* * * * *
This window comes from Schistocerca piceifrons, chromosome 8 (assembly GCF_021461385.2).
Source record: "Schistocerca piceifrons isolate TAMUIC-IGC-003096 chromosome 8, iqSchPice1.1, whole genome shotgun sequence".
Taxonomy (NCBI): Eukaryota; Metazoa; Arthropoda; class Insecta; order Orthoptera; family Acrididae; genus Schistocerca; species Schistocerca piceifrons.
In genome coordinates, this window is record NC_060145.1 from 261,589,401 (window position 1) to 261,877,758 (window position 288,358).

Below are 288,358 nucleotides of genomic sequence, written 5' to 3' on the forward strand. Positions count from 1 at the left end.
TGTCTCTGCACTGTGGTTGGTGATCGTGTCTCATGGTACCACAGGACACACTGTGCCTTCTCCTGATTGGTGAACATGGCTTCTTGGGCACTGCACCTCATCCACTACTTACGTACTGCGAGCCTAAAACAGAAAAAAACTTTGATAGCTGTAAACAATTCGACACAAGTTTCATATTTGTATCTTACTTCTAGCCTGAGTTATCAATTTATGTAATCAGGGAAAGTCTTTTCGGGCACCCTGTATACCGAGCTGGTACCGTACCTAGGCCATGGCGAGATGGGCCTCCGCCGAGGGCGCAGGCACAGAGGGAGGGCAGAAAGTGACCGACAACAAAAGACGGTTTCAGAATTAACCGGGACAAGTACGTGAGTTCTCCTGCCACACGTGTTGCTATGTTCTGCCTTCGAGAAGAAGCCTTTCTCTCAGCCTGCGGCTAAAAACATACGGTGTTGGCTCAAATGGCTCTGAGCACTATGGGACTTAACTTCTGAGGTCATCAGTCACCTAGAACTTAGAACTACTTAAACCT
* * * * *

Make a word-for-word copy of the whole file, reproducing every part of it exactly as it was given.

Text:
This window comes from Schistocerca piceifrons, chromosome 8 (assembly GCF_021461385.2).
Source record: "Schistocerca piceifrons isolate TAMUIC-IGC-003096 chromosome 8, iqSchPice1.1, whole genome shotgun sequence".
Taxonomy (NCBI): Eukaryota; Metazoa; Arthropoda; class Insecta; order Orthoptera; family Acrididae; genus Schistocerca; species Schistocerca piceifrons.
In genome coordinates, this window is record NC_060145.1 from 261,589,401 (window position 1) to 261,877,758 (window position 288,358).

Below are 288,358 nucleotides of genomic sequence, written 5' to 3' on the forward strand. Positions count from 1 at the left end.
TGTCTCTGCACTGTGGTTGGTGATCGTGTCTCATGGTACCACAGGACACACTGTGCCTTCTCCTGATTGGTGAACATGGCTTCTTGGGCACTGCACCTCATCCACTACTTACGTACTGCGAGCCTAAAACAGAAAAAAACTTTGATAGCTGTAAACAATTCGACACAAGTTTCATATTTGTATCTTACTTCTAGCCTGAGTTATCAATTTATGTAATCAGGGAAAGTCTTTTCGGGCACCCTGTATACCGAGCTGGTACCGTACCTAGGCCATGGCGAGATGGGCCTCCGCCGAGGGCGCAGGCACAGAGGGAGGGCAGAAAGTGACCGACAACAAAAGACGGTTTCAGAATTAACCGGGACAAGTACGTGAGTTCTCCTGCCACACGTGTTGCTATGTTCTGCCTTCGAGAAGAAGCCTTTCTCTCAGCCTGCGGCTAAAAACATACGGTGTTGGCTCAAATGGCTCTGAGCACTATGGGACTTAACTTCTGAGGTCATCAGTCACCTAGAACTTAGAACTACTTAAACCT